- A single set of rules on data protection, valid across the EU. Unnecessary administrative requirements, such as notification requirements for companies, will be removed. This will save businesses around €2.3 billion a year.
- Instead of the current obligation of all companies to notify all data protection activities to data protection supervisors—a requirement that has led to unnecessary paperwork and costs businesses €130 million per year—the regulation provides for increased responsibility and accountability for those processing personal data.
- Companies and organisations must notify the national supervisory authority of serious data breaches as soon as possible (if feasible within 24 hours).
- Organisations will only have to deal with a single national data protection authority in the EU country where they have their main establishment. Likewise, people can refer to the data protection authority in their country, even when their data is processed by a company based outside the EU. Wherever consent is required for data to be processed, it is clarified that it has to be given explicitly, rather than assumed.
- People will have easier access to their own data and be able to transfer personal data from one service provider to another more easily (right to data portability). This will improve competition among services.
- A ‘right to be forgotten’ will help people better manage data protection risks online: people will be able to delete their data if there are no legitimate grounds for retaining it.
- EU rules must apply if personal data is handled abroad by companies that are active in the EU market and offer their services to EU citizens.
- Independent national data protection authorities will be strengthened so they can better enforce the EU rules at home. They will be empowered to fine companies that violate EU data protection rules. This can lead to penalties of up to €1 million or up to 2 percent of the global annual turnover of a company.
- A new Directive will apply general data protection principles and rules for police and judicial cooperation in criminal matters. The rules will apply to both domestic and cross-border transfers of data.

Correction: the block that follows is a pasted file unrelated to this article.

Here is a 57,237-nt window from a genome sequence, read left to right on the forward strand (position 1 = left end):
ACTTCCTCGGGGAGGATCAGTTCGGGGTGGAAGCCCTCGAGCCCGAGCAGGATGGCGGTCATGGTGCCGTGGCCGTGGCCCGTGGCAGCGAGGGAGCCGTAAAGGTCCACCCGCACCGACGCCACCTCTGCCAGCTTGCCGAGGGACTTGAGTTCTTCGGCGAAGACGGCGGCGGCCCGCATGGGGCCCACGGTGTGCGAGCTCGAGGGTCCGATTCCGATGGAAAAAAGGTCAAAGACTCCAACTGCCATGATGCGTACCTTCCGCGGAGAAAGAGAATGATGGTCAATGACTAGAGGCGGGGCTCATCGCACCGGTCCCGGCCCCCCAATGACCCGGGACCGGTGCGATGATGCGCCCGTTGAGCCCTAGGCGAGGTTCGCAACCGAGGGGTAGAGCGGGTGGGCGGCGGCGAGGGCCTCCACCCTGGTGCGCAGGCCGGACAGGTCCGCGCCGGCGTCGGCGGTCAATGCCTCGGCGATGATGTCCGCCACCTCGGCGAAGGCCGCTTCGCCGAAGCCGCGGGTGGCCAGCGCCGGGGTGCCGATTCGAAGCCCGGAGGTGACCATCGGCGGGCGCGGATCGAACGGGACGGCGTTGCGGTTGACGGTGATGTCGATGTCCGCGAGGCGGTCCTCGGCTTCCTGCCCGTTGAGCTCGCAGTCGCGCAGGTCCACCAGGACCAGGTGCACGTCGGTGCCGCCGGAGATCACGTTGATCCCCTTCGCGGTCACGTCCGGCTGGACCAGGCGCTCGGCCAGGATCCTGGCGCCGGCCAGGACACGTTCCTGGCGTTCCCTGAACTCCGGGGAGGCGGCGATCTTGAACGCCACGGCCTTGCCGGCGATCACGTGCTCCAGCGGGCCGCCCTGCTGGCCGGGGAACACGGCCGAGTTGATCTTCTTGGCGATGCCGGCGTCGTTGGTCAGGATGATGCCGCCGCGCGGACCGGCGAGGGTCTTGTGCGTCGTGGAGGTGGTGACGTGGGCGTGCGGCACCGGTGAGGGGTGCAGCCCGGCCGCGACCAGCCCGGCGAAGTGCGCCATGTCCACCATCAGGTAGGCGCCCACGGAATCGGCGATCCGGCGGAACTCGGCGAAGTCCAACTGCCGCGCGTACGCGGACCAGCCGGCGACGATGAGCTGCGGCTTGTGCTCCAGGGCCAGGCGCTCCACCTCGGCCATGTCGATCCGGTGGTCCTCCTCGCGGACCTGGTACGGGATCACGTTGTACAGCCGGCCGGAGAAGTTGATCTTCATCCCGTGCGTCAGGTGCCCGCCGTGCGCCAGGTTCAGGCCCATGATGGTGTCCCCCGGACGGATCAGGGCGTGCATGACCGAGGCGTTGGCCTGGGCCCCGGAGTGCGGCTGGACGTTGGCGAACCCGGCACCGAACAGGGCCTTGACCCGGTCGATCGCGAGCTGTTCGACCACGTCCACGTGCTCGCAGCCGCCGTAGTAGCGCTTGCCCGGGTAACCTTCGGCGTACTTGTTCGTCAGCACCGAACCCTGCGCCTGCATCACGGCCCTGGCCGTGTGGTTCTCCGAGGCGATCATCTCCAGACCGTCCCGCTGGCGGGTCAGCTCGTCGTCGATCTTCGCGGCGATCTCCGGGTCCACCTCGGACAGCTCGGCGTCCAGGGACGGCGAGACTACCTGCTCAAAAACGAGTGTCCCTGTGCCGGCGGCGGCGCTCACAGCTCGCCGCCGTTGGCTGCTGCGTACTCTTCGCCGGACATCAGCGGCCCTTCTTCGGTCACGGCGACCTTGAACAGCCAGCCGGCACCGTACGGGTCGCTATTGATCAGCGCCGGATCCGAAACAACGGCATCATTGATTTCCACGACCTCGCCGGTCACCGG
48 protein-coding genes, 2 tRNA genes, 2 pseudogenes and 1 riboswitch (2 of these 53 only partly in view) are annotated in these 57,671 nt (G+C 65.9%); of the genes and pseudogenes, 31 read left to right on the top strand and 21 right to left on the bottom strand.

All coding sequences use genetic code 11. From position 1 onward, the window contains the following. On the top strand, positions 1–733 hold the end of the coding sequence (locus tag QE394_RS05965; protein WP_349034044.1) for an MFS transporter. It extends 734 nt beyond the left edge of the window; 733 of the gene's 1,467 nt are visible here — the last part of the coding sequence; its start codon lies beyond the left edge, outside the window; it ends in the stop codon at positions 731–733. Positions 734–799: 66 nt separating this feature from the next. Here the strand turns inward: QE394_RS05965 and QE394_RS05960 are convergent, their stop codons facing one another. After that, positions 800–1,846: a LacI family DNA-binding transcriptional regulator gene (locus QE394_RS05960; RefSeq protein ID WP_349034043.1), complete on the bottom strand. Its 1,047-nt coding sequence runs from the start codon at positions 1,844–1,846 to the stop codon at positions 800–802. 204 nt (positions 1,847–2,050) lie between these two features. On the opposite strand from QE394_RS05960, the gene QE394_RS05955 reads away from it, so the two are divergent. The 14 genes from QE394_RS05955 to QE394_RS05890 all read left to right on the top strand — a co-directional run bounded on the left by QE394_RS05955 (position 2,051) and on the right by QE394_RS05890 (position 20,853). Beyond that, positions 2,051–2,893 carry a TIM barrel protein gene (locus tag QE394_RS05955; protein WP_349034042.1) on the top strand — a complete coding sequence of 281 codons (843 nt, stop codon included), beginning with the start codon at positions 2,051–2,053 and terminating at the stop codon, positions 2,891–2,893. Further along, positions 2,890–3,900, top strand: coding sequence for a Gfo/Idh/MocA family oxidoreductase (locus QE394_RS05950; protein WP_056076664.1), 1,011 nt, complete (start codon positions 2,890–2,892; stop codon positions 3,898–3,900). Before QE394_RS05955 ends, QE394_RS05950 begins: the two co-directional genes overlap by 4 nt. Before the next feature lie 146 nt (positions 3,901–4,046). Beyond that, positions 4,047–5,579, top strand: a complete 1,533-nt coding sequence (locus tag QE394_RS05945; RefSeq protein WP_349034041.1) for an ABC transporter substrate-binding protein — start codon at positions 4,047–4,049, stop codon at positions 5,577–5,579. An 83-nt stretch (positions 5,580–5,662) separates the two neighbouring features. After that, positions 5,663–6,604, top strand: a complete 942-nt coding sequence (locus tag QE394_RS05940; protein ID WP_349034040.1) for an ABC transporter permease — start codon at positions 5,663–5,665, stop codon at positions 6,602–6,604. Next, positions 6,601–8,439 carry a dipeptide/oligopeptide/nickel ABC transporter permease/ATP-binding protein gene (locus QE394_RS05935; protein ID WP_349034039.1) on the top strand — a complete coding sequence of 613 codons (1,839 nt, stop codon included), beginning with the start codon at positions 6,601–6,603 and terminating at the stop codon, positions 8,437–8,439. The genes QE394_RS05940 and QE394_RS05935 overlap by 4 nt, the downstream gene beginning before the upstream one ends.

There are some factors which are critical to handling privacy in an effective and efficient manner. The most important one, and a factor which is often forgotten in many IT security implementations, is rock-solid commitment from senior management at board level.
If the senior management team members are not aware of or concerned about the privacy of the enterprise’s customers or employees, they will not make available resources in terms of staff and the necessary budgets to handle privacy in a professional manner.
At companies such as RSA Security and Sony, a lack of leadership on these issues from the top contributed to catastrophic laxity in IT security measures further down the line of junior management. It is very much the case that the tone has to be set from the top.
If IT security professionals are unsure if they can obtain senior management buy-in for a project, they seriously need to take stock of their own position, the position of IT security within the company and whether their senior management is taking IT security seriously.
The same importance must be given to the other stakeholders with roles and responsibilities around IT security. There has to be proper coordination of these individuals, but more importantly, they have to know that everyone has a role to play in data privacy.
This will include the Council, information technology generally, human resources, applications, business unit leaders, security (corporate, IT, physical and executive protection) and internal audit.